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Yankees Opening Day controversy proves MLB is not dedicated to player safety

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It was the first game of the season for the Yankees and already we have the first controversy of the year–and it's a telling one. If you missed the play yesterday, the game was tied in the top of the eighth with a man on third when Carlos Correa tapped a dribbler into fair territory. Dellin Betances fielded the ball and should have easily gotten the out, only Correa appeared to be running about a foot or two inside the baseline, clearly on the infield grass, and without a doubt in the way of any chance the pitcher had to get the ball to first. In a (perhaps unwise) attempt to make the play, Dellin ended up lobbing the ball over the head of the first baseman and Jose Altuve scored the go-ahead run.

The play caused Joe Girardi to go berserk when he realized the umpires weren't going to call Correa out for interference. His argument was that Betances was unable to make a direct throw to first base, so it had to be interference. However, the umpires disagreed and the play stood. After the game, Altuve commented that he would have gone either way–and I believe Betances probably should have checked the runner–but the problem is not in the result of the play, it's in the complete disregard for player safety because of how the rule reads.

It's a judgement call, which are generally not reviewable, however baseball has been trying to move away from as many judgement calls as they can. The new slide rules only seem to reinforce existing rules that were never enforced, and they lay out strict criteria so that 'judgement' does not need to be passed in regards to what is and isn't a legal slide. It is that judgement that leads to an interpretation against everything MLB claims they are trying to improve. It leads to an MLB umpire actively condoning a baseball player hitting another baseball player with a baseball:

Regardless of the ridiculous argument DeMuth makes to back up his judgement, according to him, Dellin should have just pegged him with the ball.

Of course, pegging a runner and nailing a batter with a 100 mph fastball are not the same thing, but it's not something that baseball should be asking to happen either, which Girardi seems to understand:
"I don't want to go in and tell my pitchers, ‘Just throw it and hit him in the back. Now you're asking one of our players to assault theirs."

Since Game Two of the 2015 NLDS, when Chase Utley broke Ruben Tejada's leg, the only thing anyone can talk about is player safety. Rob Manfred has stood in front of a camera more than once since then to talk about how important player safety is to MLB, and how they want to get it right. Yet for all that bluster, there are still issues–and not just minor gripes–but actual real problems. He, and MLB, say they value player safety, but all they're really trying to do is save face with a PR stunt in front of the cameras, just like they did when Buster Posey was injured in 2011. Meanwhile, the neighborhood play is now reviewable in order to make the umpire's job easier and turn what happened to Tejada into a more common occurrence when fielders realize they have sacrifice their body to be on the base when the runner is charging at them.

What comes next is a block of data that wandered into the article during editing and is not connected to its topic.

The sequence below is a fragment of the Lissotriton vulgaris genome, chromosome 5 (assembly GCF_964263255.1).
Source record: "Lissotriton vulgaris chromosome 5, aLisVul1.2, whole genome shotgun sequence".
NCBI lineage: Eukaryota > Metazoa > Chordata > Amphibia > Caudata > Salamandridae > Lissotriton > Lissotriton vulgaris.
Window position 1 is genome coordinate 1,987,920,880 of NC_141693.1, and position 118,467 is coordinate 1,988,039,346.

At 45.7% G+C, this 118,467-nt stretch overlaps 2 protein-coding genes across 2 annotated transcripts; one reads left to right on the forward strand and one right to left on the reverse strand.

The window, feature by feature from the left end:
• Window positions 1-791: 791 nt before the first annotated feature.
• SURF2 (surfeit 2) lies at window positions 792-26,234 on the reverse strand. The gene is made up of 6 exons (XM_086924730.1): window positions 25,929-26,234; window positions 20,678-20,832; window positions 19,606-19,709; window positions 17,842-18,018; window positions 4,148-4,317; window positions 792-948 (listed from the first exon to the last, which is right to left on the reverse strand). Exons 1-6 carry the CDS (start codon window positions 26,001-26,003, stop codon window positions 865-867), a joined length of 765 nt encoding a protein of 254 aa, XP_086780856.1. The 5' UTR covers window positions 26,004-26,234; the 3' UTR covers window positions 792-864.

I really don't see how purposefully hitting the runner, as DeMuth instructs, makes things better when the fielder was clearly trying to avoid it from happening. Baseball should be attempting to avoid situations like this–where the fielder shouldn't HAVE to peg the runner with the ball and the runner shouldn't HAVE to physically assault a player near the base. This should get the league's attention as they attempt to make the game safer, but there weren't any bone-crushing injuries on the play, so it won't get any attention and there won't be any change.

MLB waited for Tejada to break his leg in the playoffs, they waited for Posey's season to end in May. They wait. This isn't even a baseball problem, it's a people problem. The NFL buries its head in the sand about concussions and CTE, American politics ignore major issues until they culminate into something we read about on the news. We are a reactive society and are naturally averse to change because we like what is the same and what is comfortable. We don't like new things because it means we have to adapt. MLB has a long history of not adapting to the changing world, and then they make headlines when they finally do. It's just unfortunate that a lot of the changes that matter happen far too late.

I'm calling for an open review of the official MLB rulebook. The 2016 version claims that the original document was adopted in 1949, but it has since been amended over 50 times with 50 different dates spanning the last 67 years. It's an incredibly old, and sometimes outdated, piece of paper and it needs to be streamlined. We can't just keep tweaking the rules when the next travesty occurs–it's time to be proactive. MLB is in the business of looking good, but this controversy–as harmless as it might seem–undermines all their efforts when one of their umpires is suggesting violence against another player as a solution to how a rule is written and interpreted.